Poland-bound PM backtracks on peace statement

Netanyahu disavows statement that says unilateral steps by both Israelis and Palestinians are obstacles to peace process.

June 12, 2013 10:34
4 minute read.
Polish Prime Minister Donald Tusk and Netanyahu.

donald tusk and netanyahu_311. (photo credit: Moshe Milner / GPO)


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Prime Minister Binyamin Netanyahu distanced himself from an official communique released by his bureau and which was to serve as a joint statement with the Polish government affirming Palestinians’ right to statehood, both Army Radio and Channel 10 reported Wednesday morning.

Netanyahu, who is traveling to Warsaw to meet with Polish officials, reportedly took issue with the language of the communique, specifically the part which said that unilateral steps by both sides were obstacles to a peace agreement. The implication in that statement is that Netanyahu was taking a stand against construction in West Bank settlements, a position which would complicate his political standing at home.

“Netanyahu did not go over the text of the statement,” an aide to the prime minister told Army Radio. “It was written by junior-level officials in the National Security Council.”

“Unilateral steps by either party are counterproductive to achieving a sustainable lasting peace,” the joint statement declares. “We welcome the US government’s efforts in this regard, particularly those of US Secretary of State [John Kerry].”

Netanyahu was expected to join his Polish counterpart, Donald Tusk, in signing the joint statement, which calls on the Palestinians to negotiate with Jerusalem without preconditions.

The premier's about-face prompted criticism from the opposition. "Netanyahu's disavowal of the content of the joint statement with the Polish prime minister only serves to expose the true face of the prime minister who continues to mislead the public and prove once again that he has no intention of making peace," Meretz chief Zehava Gal-On said.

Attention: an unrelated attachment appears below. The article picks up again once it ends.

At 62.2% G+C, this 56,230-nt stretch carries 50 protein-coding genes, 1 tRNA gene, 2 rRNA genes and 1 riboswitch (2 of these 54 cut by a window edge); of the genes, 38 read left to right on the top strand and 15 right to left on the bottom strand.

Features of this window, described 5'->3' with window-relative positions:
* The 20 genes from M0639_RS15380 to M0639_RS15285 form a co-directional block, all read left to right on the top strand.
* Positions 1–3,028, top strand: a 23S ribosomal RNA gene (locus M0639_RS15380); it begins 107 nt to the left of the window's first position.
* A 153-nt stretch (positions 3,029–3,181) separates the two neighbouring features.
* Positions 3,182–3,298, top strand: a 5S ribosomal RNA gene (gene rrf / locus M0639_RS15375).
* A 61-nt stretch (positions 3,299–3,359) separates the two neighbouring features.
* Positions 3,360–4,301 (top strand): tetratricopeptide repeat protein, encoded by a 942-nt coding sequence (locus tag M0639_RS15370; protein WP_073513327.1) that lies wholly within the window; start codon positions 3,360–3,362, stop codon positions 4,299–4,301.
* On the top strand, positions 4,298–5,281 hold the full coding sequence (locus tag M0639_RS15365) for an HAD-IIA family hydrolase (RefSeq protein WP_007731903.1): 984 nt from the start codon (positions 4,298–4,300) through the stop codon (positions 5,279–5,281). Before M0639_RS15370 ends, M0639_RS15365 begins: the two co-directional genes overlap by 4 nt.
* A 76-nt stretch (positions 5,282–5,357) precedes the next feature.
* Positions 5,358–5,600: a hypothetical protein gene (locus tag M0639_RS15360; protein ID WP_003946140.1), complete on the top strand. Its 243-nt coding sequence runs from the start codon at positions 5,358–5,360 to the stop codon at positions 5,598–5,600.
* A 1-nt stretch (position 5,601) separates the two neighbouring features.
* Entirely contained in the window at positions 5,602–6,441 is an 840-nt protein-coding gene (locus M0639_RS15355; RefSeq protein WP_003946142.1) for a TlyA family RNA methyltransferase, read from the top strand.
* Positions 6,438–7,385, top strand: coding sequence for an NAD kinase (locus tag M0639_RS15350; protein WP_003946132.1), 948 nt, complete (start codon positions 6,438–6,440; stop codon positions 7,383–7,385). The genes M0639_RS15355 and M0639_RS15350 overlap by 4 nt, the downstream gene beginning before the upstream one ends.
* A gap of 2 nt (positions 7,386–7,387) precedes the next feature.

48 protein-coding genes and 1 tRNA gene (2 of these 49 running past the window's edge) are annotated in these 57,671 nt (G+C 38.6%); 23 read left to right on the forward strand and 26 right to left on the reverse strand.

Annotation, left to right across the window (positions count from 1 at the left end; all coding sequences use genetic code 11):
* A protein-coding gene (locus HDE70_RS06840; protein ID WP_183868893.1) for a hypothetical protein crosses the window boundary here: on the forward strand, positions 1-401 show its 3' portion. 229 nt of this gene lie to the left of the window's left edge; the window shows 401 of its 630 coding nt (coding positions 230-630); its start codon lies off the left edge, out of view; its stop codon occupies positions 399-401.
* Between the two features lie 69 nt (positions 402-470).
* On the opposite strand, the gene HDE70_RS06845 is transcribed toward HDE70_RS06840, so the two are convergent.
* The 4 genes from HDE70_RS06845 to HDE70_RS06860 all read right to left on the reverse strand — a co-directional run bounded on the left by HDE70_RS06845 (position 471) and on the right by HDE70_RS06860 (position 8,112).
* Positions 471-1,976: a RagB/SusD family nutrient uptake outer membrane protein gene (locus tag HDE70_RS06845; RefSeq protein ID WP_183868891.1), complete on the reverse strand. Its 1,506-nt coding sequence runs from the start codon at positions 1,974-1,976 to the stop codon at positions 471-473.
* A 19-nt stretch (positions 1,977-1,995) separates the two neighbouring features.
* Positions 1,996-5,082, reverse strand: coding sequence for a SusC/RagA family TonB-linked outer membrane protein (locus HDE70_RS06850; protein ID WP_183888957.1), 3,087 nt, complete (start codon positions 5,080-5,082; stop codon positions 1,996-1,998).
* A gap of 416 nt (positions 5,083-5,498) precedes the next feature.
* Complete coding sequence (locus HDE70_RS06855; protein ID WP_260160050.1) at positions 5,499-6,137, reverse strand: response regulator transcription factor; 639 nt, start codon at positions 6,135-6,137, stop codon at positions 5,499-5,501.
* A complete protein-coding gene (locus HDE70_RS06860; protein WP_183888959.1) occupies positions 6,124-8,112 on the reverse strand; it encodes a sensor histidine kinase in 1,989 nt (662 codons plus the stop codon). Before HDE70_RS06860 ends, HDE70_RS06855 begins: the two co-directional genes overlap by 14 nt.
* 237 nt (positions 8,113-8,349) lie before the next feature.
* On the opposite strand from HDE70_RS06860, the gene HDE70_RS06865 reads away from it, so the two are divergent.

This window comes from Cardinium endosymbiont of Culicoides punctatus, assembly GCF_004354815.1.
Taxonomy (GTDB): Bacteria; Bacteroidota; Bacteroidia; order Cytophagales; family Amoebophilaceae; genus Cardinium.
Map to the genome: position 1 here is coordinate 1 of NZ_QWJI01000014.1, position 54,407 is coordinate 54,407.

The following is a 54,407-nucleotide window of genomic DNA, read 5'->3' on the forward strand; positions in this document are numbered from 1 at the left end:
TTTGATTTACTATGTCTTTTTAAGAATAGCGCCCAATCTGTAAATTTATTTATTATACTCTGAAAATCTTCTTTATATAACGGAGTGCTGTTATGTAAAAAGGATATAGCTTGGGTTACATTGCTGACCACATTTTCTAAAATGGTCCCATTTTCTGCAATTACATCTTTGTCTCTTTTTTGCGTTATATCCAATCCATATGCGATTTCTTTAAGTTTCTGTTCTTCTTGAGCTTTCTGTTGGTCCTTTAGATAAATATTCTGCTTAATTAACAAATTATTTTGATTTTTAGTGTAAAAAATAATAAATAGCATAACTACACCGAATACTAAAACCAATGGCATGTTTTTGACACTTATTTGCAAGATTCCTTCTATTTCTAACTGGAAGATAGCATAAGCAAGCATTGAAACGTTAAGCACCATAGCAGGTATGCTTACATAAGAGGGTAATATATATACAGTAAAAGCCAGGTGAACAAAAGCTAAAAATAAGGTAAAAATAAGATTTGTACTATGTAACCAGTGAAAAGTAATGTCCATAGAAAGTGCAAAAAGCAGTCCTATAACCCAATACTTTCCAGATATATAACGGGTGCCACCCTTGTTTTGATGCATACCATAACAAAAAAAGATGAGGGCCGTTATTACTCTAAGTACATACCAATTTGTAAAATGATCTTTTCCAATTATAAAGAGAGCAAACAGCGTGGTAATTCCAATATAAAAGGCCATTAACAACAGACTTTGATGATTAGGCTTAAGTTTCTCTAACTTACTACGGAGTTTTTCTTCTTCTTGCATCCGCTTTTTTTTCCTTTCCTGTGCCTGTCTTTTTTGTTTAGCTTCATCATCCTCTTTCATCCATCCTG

Netanyahu headed to Poland on Wednesday with a delegation of five ministers to hold a joint governmental meeting. Though he was expected to sign the joint declaration with Tusk, aides to the premier told Channel 10 that no plans were ever made for a joint signature. On Thursday, he will inaugurate a new permanent exhibition on the Holocaust, in Block 27 at the Auschwitz-Birkenau State Museum.

“Both governments agree on the urgent need for progress towards a two-state solution to the Israeli-Palestinian conflict, which has come through direct negotiations between the parties without preconditions,” reads the statement.

Netanyahu’s office released a preliminary copy of the main points in advance of the trip, but a source told Channel 10 that the bureau erred in releasing the contents of the statement to the press.

The controversy over the statement comes as the Palestinians continue to insist that Israel must halt West Bank settlement activity and Jewish building in east Jerusalem before talks can begin.